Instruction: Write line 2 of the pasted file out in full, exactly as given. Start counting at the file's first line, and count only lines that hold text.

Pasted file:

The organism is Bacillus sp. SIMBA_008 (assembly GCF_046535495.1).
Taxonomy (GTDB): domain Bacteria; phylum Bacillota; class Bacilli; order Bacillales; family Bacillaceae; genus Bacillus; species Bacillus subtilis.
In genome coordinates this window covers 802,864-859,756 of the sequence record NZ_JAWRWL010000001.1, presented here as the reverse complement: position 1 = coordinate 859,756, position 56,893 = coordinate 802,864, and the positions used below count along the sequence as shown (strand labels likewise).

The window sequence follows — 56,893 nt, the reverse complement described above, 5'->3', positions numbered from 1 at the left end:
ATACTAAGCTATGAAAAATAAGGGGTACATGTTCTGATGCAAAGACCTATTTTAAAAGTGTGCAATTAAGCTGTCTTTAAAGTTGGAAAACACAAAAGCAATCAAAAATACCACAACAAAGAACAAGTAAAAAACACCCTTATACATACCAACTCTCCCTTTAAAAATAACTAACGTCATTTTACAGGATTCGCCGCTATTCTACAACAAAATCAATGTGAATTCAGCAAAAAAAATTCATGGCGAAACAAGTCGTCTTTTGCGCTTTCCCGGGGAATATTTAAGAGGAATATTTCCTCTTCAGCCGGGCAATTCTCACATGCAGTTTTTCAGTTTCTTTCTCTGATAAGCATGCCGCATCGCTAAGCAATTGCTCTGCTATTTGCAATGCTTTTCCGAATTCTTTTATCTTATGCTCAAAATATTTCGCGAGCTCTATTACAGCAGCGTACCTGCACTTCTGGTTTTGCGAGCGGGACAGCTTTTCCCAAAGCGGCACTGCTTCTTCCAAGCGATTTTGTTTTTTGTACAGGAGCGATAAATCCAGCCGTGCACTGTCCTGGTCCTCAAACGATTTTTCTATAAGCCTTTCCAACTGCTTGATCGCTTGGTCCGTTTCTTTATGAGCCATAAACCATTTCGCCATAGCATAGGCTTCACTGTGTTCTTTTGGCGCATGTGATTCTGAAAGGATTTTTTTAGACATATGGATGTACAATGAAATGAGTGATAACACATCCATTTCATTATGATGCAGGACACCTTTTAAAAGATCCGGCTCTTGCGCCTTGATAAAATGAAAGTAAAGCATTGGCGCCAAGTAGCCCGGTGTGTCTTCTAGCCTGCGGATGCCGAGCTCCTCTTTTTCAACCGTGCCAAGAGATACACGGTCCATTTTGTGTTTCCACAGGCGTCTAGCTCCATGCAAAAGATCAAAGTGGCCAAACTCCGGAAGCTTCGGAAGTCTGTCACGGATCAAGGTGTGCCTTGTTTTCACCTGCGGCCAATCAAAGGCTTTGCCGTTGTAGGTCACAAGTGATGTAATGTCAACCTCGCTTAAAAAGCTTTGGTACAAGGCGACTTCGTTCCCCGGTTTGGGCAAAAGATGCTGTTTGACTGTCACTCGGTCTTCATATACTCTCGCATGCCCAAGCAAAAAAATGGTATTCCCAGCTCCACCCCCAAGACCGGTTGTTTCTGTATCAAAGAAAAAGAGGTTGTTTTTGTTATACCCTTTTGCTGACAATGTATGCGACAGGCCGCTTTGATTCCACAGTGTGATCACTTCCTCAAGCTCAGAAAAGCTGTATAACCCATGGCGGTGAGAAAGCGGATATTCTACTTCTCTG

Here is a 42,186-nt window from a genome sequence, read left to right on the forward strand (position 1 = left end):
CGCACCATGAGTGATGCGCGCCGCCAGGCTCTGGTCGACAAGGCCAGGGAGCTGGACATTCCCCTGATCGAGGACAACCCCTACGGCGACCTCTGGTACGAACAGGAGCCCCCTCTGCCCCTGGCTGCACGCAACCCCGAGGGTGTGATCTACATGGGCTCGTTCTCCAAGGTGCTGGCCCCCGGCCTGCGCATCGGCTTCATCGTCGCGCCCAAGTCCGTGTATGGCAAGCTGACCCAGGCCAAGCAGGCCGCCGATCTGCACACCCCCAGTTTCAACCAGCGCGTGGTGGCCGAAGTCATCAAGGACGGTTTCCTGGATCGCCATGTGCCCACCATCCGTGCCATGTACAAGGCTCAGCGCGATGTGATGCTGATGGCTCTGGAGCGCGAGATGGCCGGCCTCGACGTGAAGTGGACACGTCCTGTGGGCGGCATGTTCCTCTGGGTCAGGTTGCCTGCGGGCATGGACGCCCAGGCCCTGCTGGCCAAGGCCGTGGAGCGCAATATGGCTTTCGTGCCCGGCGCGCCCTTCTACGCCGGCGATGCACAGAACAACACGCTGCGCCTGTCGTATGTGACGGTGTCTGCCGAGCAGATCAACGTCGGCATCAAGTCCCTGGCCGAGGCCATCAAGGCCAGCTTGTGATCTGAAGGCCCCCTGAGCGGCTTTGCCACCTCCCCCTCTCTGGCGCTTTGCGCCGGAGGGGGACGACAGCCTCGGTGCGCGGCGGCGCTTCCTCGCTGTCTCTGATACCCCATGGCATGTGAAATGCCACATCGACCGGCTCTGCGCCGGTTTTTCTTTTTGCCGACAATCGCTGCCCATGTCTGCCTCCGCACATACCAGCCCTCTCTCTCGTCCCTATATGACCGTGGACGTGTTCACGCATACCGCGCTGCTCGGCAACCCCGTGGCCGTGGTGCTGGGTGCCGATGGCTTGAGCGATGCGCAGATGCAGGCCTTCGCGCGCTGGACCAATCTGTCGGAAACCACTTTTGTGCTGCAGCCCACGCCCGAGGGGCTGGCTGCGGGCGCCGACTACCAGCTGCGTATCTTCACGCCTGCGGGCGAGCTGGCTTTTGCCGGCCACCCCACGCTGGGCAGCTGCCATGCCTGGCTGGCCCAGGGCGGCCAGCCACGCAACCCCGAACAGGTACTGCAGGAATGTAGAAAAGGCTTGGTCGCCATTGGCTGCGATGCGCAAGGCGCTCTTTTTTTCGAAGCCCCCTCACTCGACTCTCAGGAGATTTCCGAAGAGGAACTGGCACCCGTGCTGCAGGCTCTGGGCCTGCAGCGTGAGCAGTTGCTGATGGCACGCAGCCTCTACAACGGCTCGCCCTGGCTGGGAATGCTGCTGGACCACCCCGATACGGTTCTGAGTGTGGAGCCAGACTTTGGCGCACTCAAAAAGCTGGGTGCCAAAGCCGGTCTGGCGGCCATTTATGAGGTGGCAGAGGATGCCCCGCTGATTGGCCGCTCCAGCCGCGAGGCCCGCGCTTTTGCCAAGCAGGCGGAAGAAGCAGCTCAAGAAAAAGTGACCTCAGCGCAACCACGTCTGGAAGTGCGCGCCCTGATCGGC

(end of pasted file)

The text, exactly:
Taxonomy (GTDB): domain Bacteria; phylum Bacillota; class Bacilli; order Bacillales; family Bacillaceae; genus Bacillus; species Bacillus subtilis.